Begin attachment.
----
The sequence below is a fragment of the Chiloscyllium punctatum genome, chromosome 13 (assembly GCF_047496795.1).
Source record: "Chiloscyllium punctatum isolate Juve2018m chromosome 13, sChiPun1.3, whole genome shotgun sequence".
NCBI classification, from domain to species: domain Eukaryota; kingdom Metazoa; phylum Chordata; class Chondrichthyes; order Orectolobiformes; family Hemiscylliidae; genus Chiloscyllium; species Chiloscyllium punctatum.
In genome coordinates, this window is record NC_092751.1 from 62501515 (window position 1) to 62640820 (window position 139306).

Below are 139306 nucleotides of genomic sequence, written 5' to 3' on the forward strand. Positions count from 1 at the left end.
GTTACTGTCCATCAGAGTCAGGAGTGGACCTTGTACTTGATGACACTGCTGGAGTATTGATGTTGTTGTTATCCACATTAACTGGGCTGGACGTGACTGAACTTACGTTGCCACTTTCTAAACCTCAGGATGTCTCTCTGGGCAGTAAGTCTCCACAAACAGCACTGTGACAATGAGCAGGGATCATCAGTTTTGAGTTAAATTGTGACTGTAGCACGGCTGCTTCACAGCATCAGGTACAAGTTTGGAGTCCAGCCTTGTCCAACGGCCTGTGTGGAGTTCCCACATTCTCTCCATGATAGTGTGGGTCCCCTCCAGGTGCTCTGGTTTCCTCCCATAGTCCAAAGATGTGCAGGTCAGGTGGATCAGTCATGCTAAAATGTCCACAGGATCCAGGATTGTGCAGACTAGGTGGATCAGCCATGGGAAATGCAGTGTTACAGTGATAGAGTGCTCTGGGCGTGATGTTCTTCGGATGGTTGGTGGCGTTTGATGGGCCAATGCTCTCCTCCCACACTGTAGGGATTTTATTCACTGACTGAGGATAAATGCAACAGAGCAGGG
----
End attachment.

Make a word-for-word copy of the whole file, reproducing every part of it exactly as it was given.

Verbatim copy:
The sequence below is a fragment of the Chiloscyllium punctatum genome, chromosome 13 (assembly GCF_047496795.1).
Source record: "Chiloscyllium punctatum isolate Juve2018m chromosome 13, sChiPun1.3, whole genome shotgun sequence".
NCBI classification, from domain to species: domain Eukaryota; kingdom Metazoa; phylum Chordata; class Chondrichthyes; order Orectolobiformes; family Hemiscylliidae; genus Chiloscyllium; species Chiloscyllium punctatum.
In genome coordinates, this window is record NC_092751.1 from 62501515 (window position 1) to 62640820 (window position 139306).

Below are 139306 nucleotides of genomic sequence, written 5' to 3' on the forward strand. Positions count from 1 at the left end.
GTTACTGTCCATCAGAGTCAGGAGTGGACCTTGTACTTGATGACACTGCTGGAGTATTGATGTTGTTGTTATCCACATTAACTGGGCTGGACGTGACTGAACTTACGTTGCCACTTTCTAAACCTCAGGATGTCTCTCTGGGCAGTAAGTCTCCACAAACAGCACTGTGACAATGAGCAGGGATCATCAGTTTTGAGTTAAATTGTGACTGTAGCACGGCTGCTTCACAGCATCAGGTACAAGTTTGGAGTCCAGCCTTGTCCAACGGCCTGTGTGGAGTTCCCACATTCTCTCCATGATAGTGTGGGTCCCCTCCAGGTGCTCTGGTTTCCTCCCATAGTCCAAAGATGTGCAGGTCAGGTGGATCAGTCATGCTAAAATGTCCACAGGATCCAGGATTGTGCAGACTAGGTGGATCAGCCATGGGAAATGCAGTGTTACAGTGATAGAGTGCTCTGGGCGTGATGTTCTTCGGATGGTTGGTGGCGTTTGATGGGCCAATGCTCTCCTCCCACACTGTAGGGATTTTATTCACTGACTGAGGATAAATGCAACAGAGCAGGG